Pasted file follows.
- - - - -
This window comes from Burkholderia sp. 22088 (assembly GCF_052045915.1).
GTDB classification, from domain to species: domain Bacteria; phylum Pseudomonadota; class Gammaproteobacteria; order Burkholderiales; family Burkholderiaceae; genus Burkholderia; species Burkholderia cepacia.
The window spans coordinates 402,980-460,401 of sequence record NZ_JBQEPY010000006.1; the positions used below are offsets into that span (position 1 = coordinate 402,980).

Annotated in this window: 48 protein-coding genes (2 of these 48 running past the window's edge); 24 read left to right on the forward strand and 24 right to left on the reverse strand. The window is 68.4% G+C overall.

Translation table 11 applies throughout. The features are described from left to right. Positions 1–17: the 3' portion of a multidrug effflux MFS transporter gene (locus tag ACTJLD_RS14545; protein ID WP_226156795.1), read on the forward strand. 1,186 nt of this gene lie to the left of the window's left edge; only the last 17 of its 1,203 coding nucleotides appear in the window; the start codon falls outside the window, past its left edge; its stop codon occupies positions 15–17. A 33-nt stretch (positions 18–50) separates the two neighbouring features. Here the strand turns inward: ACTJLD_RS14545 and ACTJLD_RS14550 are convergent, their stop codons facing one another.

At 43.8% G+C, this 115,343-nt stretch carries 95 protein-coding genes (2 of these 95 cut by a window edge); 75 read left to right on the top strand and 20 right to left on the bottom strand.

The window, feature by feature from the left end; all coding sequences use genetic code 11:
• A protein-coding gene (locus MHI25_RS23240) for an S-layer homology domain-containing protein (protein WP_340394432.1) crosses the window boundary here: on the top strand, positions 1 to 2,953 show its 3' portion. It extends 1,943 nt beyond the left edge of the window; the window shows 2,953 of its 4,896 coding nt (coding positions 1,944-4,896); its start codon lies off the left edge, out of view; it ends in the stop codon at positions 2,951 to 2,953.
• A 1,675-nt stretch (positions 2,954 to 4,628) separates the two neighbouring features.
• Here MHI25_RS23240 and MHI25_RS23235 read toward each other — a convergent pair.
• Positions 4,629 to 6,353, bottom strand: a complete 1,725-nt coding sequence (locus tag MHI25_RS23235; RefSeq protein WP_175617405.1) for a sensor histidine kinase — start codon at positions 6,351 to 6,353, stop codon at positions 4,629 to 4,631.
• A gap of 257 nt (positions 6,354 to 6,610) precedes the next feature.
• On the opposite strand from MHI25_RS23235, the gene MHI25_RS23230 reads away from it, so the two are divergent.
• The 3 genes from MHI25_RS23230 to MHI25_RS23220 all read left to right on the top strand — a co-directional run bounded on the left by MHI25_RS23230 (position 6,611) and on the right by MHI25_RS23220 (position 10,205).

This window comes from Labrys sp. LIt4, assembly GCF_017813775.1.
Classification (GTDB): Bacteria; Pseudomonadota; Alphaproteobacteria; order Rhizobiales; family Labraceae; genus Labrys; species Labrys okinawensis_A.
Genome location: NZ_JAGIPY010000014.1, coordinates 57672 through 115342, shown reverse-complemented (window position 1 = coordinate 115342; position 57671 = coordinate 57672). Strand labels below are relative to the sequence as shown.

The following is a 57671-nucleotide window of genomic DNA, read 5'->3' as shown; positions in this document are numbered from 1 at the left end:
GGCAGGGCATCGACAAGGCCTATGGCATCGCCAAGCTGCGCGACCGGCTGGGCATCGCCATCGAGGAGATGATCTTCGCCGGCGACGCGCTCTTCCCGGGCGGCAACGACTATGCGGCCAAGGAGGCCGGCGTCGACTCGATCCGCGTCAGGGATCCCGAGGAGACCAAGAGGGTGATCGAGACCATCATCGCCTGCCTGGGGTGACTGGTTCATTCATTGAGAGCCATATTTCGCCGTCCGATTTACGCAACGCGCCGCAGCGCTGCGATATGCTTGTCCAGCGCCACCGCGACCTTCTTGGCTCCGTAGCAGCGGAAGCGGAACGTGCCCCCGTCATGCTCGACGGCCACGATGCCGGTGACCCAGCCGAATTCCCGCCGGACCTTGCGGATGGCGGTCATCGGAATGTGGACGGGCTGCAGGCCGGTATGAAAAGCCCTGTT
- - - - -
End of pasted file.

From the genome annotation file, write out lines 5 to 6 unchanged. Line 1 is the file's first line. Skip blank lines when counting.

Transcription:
Translation table 11 applies throughout. The features are described from left to right. Positions 1–17: the 3' portion of a multidrug effflux MFS transporter gene (locus tag ACTJLD_RS14545; protein ID WP_226156795.1), read on the forward strand. 1,186 nt of this gene lie to the left of the window's left edge; only the last 17 of its 1,203 coding nucleotides appear in the window; the start codon falls outside the window, past its left edge; its stop codon occupies positions 15–17. A 33-nt stretch (positions 18–50) separates the two neighbouring features. Here the strand turns inward: ACTJLD_RS14545 and ACTJLD_RS14550 are convergent, their stop codons facing one another.

At 43.8% G+C, this 115,343-nt stretch carries 95 protein-coding genes (2 of these 95 cut by a window edge); 75 read left to right on the top strand and 20 right to left on the bottom strand.